Cook funeral hears Blair's 'moral failure' criticised

 

Former British Foreign Secretary Robin Cook was today described as "the greatest parliamentarian of our time" as politicians, family and friends gathered for his funeral.

Pall bearers cary the coffin out of St Giles Cathedral after the funeral of former Labour MP for Livingston, Robin Cook. Photo: Bruno Vincent/Getty Images
Pall bearers cary the coffin out of St Giles Cathedral after the funeral of former Labour MP for Livingston, Robin Cook. Photo: Bruno Vincent/Getty Images

Chancellor Gordon Brown praised the Scottish MP of more than three decades for his work fighting poverty, injustice and unfairness. Mr Brown said the 59-year-old's passing had left a gap that could never properly be filled, adding: "I believe it could be said of all of us that we did not value Robin enough in life".

The Chancellor made the moving tribute to Mr Cook during his eulogy at St Giles' Cathedral in Edinburgh. Mr Cook died suddenly on Saturday while walking near the summit of Ben Stack in the Scottish Highlands. A post-mortem examination later established that he died of hypertensive heart disease.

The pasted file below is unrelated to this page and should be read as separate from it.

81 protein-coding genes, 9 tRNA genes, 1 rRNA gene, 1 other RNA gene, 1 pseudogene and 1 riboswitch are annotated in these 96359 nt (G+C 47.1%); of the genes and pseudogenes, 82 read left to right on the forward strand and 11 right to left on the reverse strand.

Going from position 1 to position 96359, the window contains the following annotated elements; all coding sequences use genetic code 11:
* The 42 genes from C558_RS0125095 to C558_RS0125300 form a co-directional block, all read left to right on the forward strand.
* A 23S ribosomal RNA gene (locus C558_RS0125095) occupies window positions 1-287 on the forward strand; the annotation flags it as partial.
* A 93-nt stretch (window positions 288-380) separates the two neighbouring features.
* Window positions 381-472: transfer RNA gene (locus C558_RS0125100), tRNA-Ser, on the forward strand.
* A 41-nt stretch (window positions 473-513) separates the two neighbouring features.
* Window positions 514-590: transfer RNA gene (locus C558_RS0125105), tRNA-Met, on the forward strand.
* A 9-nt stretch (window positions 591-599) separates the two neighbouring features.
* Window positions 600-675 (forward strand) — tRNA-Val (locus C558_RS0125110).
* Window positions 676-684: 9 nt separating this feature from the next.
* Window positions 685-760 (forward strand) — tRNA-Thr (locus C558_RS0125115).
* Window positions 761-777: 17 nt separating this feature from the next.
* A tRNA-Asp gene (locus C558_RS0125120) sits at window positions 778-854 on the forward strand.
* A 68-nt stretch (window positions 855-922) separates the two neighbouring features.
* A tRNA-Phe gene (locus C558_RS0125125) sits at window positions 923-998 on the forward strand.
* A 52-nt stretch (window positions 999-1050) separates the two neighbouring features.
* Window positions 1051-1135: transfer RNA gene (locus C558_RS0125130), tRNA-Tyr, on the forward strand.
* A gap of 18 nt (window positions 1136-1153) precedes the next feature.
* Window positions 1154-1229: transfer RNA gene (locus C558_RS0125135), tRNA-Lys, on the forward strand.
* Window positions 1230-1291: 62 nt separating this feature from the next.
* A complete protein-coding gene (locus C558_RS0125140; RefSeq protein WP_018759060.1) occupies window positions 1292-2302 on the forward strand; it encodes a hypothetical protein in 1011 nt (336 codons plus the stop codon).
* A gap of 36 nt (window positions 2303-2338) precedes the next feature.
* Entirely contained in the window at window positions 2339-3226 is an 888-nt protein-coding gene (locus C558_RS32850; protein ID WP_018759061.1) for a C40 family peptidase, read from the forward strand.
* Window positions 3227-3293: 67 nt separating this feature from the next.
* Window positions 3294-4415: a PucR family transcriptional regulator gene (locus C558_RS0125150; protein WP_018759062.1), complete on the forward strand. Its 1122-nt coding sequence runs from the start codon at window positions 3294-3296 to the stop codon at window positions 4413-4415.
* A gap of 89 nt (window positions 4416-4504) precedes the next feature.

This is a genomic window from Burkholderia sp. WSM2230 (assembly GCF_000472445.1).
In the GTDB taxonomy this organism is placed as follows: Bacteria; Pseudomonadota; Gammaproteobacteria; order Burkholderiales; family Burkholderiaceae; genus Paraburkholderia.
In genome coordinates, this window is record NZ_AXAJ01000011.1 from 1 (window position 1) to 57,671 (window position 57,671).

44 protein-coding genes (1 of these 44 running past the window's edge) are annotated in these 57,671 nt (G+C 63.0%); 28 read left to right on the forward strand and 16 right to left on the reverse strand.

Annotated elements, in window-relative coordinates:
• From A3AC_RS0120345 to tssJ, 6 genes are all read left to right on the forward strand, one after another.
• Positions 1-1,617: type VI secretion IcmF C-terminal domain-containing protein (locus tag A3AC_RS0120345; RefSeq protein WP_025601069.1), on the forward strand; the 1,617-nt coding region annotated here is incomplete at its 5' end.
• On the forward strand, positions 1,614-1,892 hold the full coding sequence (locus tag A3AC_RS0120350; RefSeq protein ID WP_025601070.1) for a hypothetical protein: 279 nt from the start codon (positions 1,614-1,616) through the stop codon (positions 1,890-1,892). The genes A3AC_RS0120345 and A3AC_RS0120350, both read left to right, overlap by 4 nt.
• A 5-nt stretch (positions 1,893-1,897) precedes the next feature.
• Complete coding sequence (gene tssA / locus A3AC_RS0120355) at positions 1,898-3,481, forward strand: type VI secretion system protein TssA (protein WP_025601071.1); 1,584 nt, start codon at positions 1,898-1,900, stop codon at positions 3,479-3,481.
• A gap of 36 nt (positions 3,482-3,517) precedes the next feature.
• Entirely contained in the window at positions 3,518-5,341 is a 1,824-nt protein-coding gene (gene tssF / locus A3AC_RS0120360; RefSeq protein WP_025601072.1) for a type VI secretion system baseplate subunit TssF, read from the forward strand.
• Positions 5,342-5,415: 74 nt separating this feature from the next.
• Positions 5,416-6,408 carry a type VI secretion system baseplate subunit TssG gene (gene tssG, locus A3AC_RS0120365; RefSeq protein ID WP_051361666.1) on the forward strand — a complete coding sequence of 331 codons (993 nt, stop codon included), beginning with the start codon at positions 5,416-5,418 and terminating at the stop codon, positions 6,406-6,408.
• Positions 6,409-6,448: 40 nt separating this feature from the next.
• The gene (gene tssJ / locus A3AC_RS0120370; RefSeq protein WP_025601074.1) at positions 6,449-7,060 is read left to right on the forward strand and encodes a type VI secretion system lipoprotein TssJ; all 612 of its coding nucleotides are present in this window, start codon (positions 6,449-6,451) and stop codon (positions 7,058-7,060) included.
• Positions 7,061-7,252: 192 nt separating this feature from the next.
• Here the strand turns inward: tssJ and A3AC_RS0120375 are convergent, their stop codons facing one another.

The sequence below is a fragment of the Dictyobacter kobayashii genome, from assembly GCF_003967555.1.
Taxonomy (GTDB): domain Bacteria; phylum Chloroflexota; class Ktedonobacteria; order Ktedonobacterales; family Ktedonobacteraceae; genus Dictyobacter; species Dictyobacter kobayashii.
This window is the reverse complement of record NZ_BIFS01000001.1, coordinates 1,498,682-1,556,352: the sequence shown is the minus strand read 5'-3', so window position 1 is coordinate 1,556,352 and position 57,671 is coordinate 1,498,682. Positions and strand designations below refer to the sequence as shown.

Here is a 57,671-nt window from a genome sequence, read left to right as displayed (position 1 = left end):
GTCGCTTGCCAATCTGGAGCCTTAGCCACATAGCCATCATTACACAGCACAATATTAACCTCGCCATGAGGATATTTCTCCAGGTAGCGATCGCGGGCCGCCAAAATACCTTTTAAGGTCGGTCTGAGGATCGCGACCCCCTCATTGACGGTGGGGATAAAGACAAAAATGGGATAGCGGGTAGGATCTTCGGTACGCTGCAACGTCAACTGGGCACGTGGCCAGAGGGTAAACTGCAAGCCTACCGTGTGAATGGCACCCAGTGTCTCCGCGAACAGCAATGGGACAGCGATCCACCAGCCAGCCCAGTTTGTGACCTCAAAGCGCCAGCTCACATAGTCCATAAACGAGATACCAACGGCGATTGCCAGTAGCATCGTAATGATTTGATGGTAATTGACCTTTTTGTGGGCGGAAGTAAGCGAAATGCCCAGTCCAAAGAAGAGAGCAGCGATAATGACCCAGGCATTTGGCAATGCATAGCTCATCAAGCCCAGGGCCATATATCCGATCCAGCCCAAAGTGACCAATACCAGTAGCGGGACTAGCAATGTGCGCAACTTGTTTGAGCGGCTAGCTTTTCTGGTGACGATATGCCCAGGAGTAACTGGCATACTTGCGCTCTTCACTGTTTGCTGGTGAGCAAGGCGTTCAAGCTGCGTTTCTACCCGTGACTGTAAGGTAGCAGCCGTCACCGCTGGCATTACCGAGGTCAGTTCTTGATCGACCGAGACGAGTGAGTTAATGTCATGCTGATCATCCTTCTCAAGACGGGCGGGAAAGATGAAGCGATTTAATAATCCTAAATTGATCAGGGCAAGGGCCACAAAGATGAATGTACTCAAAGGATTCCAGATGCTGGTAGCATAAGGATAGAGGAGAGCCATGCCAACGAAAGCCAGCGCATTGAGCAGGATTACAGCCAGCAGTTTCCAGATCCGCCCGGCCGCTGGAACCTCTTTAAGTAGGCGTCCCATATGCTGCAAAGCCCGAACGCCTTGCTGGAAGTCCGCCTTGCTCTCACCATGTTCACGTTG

Among the hundreds of mourners at the service were Mr Cook's two sons Peter and Christopher and his wife Gaynor - who was with him when he died. Also in attendance were Britain's Deputy Prime Minister John Prescott, Foreign Secretary Jack Straw, Liberal Democrat leader Charles Kennedy and SNP leader Alex Salmond.

Prime Minister Tony Blair did not attend the funeral as he is on holiday with his family in the Caribbean.

Racing pundit John McCririck told mourners: "Margaret Thatcher - of course she attended Ted Heath's service.

"I believe the Prime Minister's snub to Robin's family to millions of new Labour voters demonstrates a petty vindictiveness and moral failure, opting to continue snorkelling instead of doing his duty. What a contrast with Lady Thatcher."

McCririck went on to pay heartfelt tribute to Mr Cook. "On the TV and radio, he probably came across as dour, pedantic," he said. "To those of us who knew him, he was fun, he was a pal, he was a chum.

"I'm slightly on the right on politics, and Robin was wrong on every single issue - Europe, devolution, socialism, our overweening welfare state, PR, Iraq.

"But to argue with him was so stimulating and mentally challenging."

The funeral was one of the biggest gatherings of the political clans this year in the UK. More than half the cabinet were there, including John Prescott, Gordon Brown, Jack Straw, John Reid, David Blunkett.

Former Labour leaders Michael Foot and Lord Kinnock and German foreign minister Joschka Fischer were also present. The Irish Labour Party was represented by former leader Ruairí Quinn.

Mr Cook's first wife Margaret arrived almost unnoticed, more than an hour early. With her partner Robin Howie she glanced at the floral tributes at the cathedral door, then went inside.

Mr Cook's widow Gaynor arrived moments before the service began at 11am, with Mr Cook's sons Peter and Christopher.